I have a feeling that a future GO station is destined for the 6th Line. The area was designated as the “South Alcona Urban Policy Area” in 2011 and has been part of the Sleeping Lion development plan for several years. It is as close as a GO station will get to support ridership in the “Primary Settlement Area”. The Innisfil Master Transportation Plan (August 2013) puts it this way:  Continue reading

Transit and Transition

Innisfil is not very ‘walkable’. That’s not surprising for a municipality formed out of the amalgamation of several small rural settlements scattered over an historically agricultural area. Cookstown was an early urban hub for surrounding farms, and Belle Ewart was the terminus of a railway line that carried pure blocks of Lake Simcoe ice as far as Florida before the advent of mechanical refrigeration. Alcona and Lefroy were summer playgrounds for post-war cottagers. Now Alcona is Innisfil’s designated “urban core”, accounting for about half of the Town’s population.

There is an interesting web site,, that will calculate a walking score (0 to 100) for many urban areas, as well as specific addresses. The scale is divided this way:

  • Walker’s paradise 90-100
  • Very walkable 70-89
  • Somewhat walkable 50-69
  • Car dependent 25-49
  • Very car dependent 0-24

It is based on a number of factors including distance to different types of amenities like parks, schools and shopping; population density; and “road metrics” like block length and intersection density. (Related transit and cycling scores are available as well). While I would take these numbers with a grain of salt, it does provide some interesting comparisons to current surrounding municipalities:  Continue reading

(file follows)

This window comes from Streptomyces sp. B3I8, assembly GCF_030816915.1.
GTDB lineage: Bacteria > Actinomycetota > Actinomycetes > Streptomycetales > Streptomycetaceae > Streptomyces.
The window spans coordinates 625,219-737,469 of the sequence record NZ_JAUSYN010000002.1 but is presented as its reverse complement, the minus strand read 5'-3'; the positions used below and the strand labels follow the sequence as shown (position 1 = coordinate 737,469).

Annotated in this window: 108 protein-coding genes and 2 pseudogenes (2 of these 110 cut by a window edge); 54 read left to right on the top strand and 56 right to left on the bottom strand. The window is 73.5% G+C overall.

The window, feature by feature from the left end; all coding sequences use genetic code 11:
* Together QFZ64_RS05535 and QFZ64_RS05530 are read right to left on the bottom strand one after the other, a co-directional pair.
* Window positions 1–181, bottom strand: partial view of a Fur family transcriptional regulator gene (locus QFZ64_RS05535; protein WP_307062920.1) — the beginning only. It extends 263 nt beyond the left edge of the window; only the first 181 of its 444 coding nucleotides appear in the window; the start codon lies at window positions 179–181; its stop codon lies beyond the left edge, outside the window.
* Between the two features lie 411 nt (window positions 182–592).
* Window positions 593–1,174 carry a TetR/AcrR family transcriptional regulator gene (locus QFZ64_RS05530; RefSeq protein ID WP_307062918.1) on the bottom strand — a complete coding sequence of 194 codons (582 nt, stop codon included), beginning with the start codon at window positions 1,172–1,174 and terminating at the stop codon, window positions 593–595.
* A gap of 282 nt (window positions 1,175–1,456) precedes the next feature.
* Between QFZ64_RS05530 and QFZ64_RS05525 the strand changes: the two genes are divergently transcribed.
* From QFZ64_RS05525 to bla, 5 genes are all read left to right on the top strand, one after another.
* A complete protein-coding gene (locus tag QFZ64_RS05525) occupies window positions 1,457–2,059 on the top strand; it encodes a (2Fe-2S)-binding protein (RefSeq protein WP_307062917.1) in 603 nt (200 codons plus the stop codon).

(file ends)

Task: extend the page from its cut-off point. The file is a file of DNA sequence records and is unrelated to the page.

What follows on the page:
Going Places – Do You Need Transit?

I was thinking about posting my own transit survey on this blog when I discovered that another Innisfil resident had already launched a survey of his own. You can participate in that short survey at this link:

James Watson’s Innisfil Transit Project

I applaud the initiative but it won’t keep the Town from conducting one of their own that can be statistically validated.

Personally, I’m interested in the questions being asked and the ones I would have asked. Different perspectives lead to different questions and then a different set of responses. It will be extremely interesting to better understand what Innisfil residents want.

Meanwhile, it’s good to know that other municipalities are coping with the same challenges as Innisfil. Representatives of small towns had the good fortune to hear a presentation on “Rural Transportation” at the Rural Ontario Municipalities Association (ROMA) Conference in February. It was a very instructive session on how various smaller communities identified needs and implemented solutions to transit needs. The Rural Ontario Institute has compiled a report on 10 case studies of small-scale transit solutions. It’s available online, as well as a discussion of 4 transit models and a 6 step “process guide”. Continue reading